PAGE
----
George Anderson runs more than 1,200 ewes and 90 head of cattle on his 600ha hill farm near Cambo and has been busy coming up with clever ways to ease the sizeable workload.
His buildings are littered with novel solutions to those age-old problems, some of which have featured in Farmers Weekly’s annual Farm Invention Competition.
See also: 20 of the best farm inventions
But they all have one thing in common – they have been built on a shoestring budget using second-hand parts and materials that were knocking around the yard.
“They’re not that pretty and I don’t spend hours tarting them up, but they do the job,” says Mr Anderson.
Here’s our pick of some of the best.
1. Tracked Land Rover
After getting hammered by 2010s heavy snowfall and struggling to reach his stranded sheep, Mr Anderson decided to find a machine that could go almost anywhere.
He started out by buying an ex-army Snow-Trac that served in the Falklands (more on that later), but quickly realised it was a tad too noisy and uncomfortable to spend any length of time in.
He then stumbled across an ageing and rather ripe Volvo tracked personnel carrier. This had been owned by the Swedish army and had front- and rear-driven sections with pivot point between for steering.
It needed a full revamp and the rotten cabin was far too cramped so he came up with the idea of mating it with Land Rover Defender.
Luckily a 200Tdi MoT-failure popped up for sale locally, so he got to work.
The first job was to hack all the frilly tinwork off the Volvo and remove the engine and gearbox.
After making sure the running gear was mechanically sound he then set about prepping the Defender.
First he removed the axles, modified the chassis and added some rails so that it could bolt straight on to the front section of the Volvo.
Next he chopped a section out of the rear load deck with an angle grinder so that it wouldn’t hang over the pivot point.
The defender body was lifted into place and he managed to make up some driveshafts that connected the Volvo diffs to the Land Rover’s transfer box.
“I had no idea what the gearing would be like, but luckily it was about right,” says Mr Anderson.
Then there was the matter of steering.
The first job here was to squeeze in the Volvo’s hefty power steering pump as the Land Rover one wasn’t up to the job.
He then modified the Land Rover steering column, connected it to the Volvo orbital unit and it was good to go.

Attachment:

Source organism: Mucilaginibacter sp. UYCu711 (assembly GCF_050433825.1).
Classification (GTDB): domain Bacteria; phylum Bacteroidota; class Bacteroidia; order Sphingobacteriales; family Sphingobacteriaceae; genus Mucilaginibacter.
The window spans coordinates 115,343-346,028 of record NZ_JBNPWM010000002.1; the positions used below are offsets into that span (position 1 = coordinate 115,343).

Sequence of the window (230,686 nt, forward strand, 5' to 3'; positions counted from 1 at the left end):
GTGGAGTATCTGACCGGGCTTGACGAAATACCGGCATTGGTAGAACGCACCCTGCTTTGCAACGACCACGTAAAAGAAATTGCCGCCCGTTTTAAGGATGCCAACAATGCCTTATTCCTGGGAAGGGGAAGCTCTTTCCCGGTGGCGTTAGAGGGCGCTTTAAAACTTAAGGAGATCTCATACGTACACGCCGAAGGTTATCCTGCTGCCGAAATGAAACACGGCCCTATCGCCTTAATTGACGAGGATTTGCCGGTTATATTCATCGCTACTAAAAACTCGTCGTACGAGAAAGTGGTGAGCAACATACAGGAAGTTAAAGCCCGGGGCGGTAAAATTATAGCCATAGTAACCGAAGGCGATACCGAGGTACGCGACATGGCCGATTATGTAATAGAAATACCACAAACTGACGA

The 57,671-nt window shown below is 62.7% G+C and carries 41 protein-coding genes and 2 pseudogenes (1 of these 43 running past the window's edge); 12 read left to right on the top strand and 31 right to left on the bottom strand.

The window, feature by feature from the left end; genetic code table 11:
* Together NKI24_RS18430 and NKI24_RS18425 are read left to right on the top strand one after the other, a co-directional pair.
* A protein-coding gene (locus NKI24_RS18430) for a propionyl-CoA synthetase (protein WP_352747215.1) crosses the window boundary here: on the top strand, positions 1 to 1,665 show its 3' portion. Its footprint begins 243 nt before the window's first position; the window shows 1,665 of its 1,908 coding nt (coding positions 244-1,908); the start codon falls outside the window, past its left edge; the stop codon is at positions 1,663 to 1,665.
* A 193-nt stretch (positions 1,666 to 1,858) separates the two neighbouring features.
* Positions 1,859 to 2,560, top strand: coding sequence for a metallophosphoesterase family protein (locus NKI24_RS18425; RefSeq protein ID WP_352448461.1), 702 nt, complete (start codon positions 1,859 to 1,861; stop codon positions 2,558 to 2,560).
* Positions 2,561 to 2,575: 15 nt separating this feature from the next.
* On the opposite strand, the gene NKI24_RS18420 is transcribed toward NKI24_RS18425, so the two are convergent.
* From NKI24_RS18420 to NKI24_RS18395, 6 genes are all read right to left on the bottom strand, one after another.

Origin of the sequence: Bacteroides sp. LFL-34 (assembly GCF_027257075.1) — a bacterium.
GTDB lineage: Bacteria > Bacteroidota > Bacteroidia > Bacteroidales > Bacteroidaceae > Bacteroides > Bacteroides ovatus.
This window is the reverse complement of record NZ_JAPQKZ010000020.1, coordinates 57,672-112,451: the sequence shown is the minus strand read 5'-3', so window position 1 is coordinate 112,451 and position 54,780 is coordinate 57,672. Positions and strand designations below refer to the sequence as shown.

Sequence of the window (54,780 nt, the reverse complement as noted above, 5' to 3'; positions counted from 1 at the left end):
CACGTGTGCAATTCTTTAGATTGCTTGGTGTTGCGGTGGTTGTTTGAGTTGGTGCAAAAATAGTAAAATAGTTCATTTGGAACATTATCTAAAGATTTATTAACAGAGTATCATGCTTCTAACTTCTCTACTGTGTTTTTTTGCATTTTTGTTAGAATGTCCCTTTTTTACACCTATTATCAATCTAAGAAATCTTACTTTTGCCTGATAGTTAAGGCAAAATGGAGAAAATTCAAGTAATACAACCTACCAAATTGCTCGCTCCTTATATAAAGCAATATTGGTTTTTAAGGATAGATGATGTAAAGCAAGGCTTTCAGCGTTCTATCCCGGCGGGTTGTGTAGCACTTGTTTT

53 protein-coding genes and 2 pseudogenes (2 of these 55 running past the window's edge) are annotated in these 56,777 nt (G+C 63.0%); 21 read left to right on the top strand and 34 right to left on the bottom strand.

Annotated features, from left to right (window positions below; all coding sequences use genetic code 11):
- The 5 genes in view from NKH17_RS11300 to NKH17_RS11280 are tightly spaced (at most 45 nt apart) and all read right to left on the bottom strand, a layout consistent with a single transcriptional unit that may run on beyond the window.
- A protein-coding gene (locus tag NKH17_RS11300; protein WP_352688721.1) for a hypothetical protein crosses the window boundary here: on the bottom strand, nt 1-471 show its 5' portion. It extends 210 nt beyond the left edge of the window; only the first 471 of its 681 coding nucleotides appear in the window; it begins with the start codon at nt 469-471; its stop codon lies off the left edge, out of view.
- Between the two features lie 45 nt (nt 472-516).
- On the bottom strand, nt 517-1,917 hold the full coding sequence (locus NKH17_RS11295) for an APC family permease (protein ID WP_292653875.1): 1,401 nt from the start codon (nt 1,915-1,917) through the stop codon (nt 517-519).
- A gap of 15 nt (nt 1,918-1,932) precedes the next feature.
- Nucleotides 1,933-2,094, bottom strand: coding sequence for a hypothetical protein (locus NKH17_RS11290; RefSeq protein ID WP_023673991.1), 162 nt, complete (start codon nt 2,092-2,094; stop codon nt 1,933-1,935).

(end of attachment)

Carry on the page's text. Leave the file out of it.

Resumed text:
Been busy in the workshop?
We’re getting ready for another year of the Farmers Weekly Inventions Competition.
You can get your entry in early by emailing email@example.com with some high-res pictures and a bit of information about how it works.
The final task was to build a new flat bed on the rear driven section using timber deck boards.
The end result is a vehicle that will climb up anything short of vertical – as he proved when we paid him a visit – and has space at the rear to carry feed and transport animals with a few more modifications.
2. ATV calf catcher
Another tool for making cattle handling a little less dangerous is Mr Anderson’s ATV-mounted calf catcher.
It’s basically a calf-sized cage that attaches to the left side of the bike and has a portcullis-style gate at the front.
To get the calf inside you pull a rope to lift the gate, drive up to the calf so it’s captured in the crate and then drop the gate to keep it there.
Mr Anderson also left the right side of the cage open so there’s a protected space between the cage and the bike to work with the calf without getting attacked by its mother.
The cage attaches to the rear towing ball and another ball hitch clamped onto the front rack meaning it can be clipped on and off in a matter of seconds.
On the left it runs on a single ATV trailer wheel.
3. IBC calf retriever
Concerned with getting newly born calves and their mothers out of busy cattle sheds without being trampled, Mr Anderson came up with this.
It’s simply an old IBC frame with Bobcat brackets welded on one side. You hook it on the front carriage of the Bobcat, drive it into the shed and lift it over the calf. Then you just reverse out of the shed, the calf walks with you inside the cage and the mother follows.
The tool cost virtually nothing to make and could save a life, he says.
4. Snow-Trac diesel engine conversion
When Mr Anderson first bought his 1972 Swedish Snow-Trac it was fitted with a rather asthmatic air-cooled VW engine.
After using it for a few months, he decided it could do with a bit more power and he was also getting fed up having to keep topping up the petrol tank with Jerry Cans.
The answer was to replace the 54hp flat-hour with a 1.8-litre Ford diesel engine. The conversion was far from straightforward, though.
Firstly, there was the challenge of shoehorning the hefty diesel lump into the tight engine bay.
Even after modifying the mountings it was too tall for the bonnet to shut, so Mr Anderson made some brackets for it to rest in in a slightly open position.
He also had to mate it to the Snow-Trac’s clutch and transmission. But after plenty of searching he managed to find an adapter plate and the job was done.
Mr Anderson’s Snow-Trac was originally owned by the British Army and served at the 1982 Battle of Goose Green during the Falklands conflict.